Koryu-ji Temple (広隆寺)

Koryu-ji Temple, located in the Uzumasa area of Ukyo Ward, Kyoto City, is a Buddhist temple belonging to the Omuro branch of the Shingon Sect.
Its honorific mountain prefix is 'Hachiokasan.'
The temple is also known by the names Hachioka-dera, Hoko-ji, Hatanokimi-dera and Uzumasa-dera. It served as the ujidera (temple devoted to a clan's guardian deity) of the Hata clan of naturalized citizens and is the oldest temple in Kyoto, originating since before the relocation of the capital city to Heiankyo. The temple is known for its statue of the Bodhisattva Maitreya sitting contemplatively in the half-lotus position, a National Treasure, and is one of the seven major temples constructed by Prince Shotoku.

The Ushi-matsuri (Ox Festival) held every year on October 12 is known as one of Kyoto's three main strange festivals.

Origin and History
Koryu-ji Temple is located in Uzumasa, which is famous for Kyoto Uzumasa Eigamura (Toei Movie Land), but it is unknown whether it has always stood on this site since the time of its founding and there is a likely theory that it was built somewhere else during the first half of the 7th century and moved to its current location around the time of the relocation of the capital to Heiankyo. At the time of its founding, the temple was dedicated to the bodhisattva Maitreya but became dedicated to Bhaisajyaguru around the time of the relocation of the capital to Heiankyo and became a place of devotion to Bhaisajyaguru and Prince Shotoku. The principal image housed within Jogu-oin, which is present Koryu-ji Temple's main hall, is a statue of Prince Shotoku.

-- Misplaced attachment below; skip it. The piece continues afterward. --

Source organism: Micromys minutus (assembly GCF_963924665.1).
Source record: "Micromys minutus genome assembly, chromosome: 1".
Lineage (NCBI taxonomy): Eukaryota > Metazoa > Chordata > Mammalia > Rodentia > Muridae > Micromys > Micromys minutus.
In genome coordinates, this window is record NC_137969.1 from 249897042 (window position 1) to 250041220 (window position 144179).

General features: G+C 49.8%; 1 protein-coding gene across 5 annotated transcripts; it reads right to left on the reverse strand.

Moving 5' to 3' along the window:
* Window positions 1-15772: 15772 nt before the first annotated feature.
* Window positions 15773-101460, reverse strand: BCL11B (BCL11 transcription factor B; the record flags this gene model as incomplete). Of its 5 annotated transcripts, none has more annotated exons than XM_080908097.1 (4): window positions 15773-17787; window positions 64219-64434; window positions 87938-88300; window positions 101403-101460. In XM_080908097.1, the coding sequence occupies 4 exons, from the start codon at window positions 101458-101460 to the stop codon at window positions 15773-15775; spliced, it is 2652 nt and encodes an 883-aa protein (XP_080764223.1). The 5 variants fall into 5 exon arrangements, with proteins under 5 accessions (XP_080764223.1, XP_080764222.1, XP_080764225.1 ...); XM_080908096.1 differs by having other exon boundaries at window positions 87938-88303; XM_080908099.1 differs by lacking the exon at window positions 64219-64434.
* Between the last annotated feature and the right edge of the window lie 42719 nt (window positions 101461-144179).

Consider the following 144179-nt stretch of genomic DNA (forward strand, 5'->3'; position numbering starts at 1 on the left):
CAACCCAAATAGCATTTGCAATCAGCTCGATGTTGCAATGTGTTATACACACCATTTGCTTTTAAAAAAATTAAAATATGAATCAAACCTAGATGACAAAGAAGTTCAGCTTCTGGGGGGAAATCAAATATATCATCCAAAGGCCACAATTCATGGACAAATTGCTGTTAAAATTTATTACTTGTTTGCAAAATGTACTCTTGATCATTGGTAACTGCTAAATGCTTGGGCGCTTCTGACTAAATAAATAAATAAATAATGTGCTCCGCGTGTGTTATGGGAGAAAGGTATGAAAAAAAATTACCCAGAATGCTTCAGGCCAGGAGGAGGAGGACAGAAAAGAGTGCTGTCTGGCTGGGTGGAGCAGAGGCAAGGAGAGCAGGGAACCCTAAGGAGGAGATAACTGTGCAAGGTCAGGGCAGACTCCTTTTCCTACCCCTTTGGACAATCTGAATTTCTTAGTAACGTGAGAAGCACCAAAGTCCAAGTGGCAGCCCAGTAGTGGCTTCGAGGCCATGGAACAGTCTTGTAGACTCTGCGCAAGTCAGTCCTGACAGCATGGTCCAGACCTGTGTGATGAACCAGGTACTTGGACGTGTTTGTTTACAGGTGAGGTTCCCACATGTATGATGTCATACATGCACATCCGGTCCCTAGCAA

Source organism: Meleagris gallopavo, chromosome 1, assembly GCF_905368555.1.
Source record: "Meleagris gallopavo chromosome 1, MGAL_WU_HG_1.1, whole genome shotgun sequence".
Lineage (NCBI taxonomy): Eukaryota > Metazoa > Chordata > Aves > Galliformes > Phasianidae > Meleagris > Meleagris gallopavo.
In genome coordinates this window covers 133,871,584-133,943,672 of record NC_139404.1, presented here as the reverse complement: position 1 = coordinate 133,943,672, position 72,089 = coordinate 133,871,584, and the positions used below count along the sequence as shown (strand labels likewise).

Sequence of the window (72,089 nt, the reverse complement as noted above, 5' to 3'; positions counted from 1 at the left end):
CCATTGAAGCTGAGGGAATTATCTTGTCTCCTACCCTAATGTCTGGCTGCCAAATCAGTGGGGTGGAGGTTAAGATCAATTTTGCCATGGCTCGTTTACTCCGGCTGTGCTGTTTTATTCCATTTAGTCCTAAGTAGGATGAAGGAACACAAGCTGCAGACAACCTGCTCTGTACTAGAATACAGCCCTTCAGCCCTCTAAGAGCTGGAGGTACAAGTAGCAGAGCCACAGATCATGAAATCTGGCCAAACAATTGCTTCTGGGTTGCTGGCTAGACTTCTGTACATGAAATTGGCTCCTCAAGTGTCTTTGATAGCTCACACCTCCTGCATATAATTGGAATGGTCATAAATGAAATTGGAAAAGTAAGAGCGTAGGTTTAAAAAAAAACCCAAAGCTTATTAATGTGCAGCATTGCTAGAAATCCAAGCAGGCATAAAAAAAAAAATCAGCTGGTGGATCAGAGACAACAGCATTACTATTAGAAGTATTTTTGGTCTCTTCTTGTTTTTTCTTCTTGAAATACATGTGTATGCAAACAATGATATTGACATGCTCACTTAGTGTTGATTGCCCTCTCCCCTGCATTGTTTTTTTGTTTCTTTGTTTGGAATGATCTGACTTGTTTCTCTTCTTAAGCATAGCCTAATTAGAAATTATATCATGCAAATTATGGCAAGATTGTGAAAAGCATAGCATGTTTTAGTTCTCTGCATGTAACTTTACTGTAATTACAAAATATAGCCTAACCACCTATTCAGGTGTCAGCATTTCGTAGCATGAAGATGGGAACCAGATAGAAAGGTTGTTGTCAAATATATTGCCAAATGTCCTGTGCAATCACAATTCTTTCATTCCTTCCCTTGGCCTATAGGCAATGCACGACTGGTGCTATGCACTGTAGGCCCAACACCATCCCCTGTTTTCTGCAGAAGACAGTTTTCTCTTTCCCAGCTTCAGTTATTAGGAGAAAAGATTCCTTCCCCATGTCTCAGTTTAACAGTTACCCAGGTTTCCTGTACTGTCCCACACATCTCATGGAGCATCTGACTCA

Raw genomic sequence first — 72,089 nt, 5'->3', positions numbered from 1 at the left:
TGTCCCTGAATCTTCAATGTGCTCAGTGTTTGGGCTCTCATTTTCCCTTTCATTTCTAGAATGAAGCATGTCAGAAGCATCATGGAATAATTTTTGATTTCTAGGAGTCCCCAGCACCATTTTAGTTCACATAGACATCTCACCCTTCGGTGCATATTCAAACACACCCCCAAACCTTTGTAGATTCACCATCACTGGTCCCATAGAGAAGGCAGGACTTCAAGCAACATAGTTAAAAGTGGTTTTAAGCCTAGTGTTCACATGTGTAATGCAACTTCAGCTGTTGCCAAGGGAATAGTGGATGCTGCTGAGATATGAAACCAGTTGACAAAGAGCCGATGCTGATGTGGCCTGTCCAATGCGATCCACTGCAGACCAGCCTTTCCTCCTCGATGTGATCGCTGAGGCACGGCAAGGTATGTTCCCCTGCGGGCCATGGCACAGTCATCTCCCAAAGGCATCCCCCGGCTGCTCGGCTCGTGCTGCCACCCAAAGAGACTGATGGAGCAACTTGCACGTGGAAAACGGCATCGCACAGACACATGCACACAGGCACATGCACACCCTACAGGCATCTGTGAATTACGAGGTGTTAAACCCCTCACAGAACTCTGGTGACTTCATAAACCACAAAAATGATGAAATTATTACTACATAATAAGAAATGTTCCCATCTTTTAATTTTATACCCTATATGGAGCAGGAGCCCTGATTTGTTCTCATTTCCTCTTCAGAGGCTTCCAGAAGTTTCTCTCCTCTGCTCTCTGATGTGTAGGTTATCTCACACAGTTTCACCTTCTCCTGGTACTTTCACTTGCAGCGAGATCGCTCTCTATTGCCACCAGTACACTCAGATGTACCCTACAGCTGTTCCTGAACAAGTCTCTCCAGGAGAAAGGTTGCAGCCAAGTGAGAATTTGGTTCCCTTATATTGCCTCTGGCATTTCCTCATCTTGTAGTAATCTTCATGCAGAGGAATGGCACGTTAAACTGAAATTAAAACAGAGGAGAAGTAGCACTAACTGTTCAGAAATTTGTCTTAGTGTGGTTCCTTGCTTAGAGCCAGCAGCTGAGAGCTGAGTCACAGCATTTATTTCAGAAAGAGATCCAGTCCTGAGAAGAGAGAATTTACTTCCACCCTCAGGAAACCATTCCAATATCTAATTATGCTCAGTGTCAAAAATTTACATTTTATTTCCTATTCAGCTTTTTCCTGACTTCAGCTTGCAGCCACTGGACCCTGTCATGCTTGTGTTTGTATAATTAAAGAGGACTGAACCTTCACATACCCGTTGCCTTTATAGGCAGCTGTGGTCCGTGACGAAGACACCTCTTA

There are references to the founding of Koryu-ji Temple in ancient texts such as "Nihon Shoki" and it has been confirmed by excavations that the temple dates from the 7th century, but the ancient records were lost to fire in the year 818 and the temple's early history cannot be determined for sure.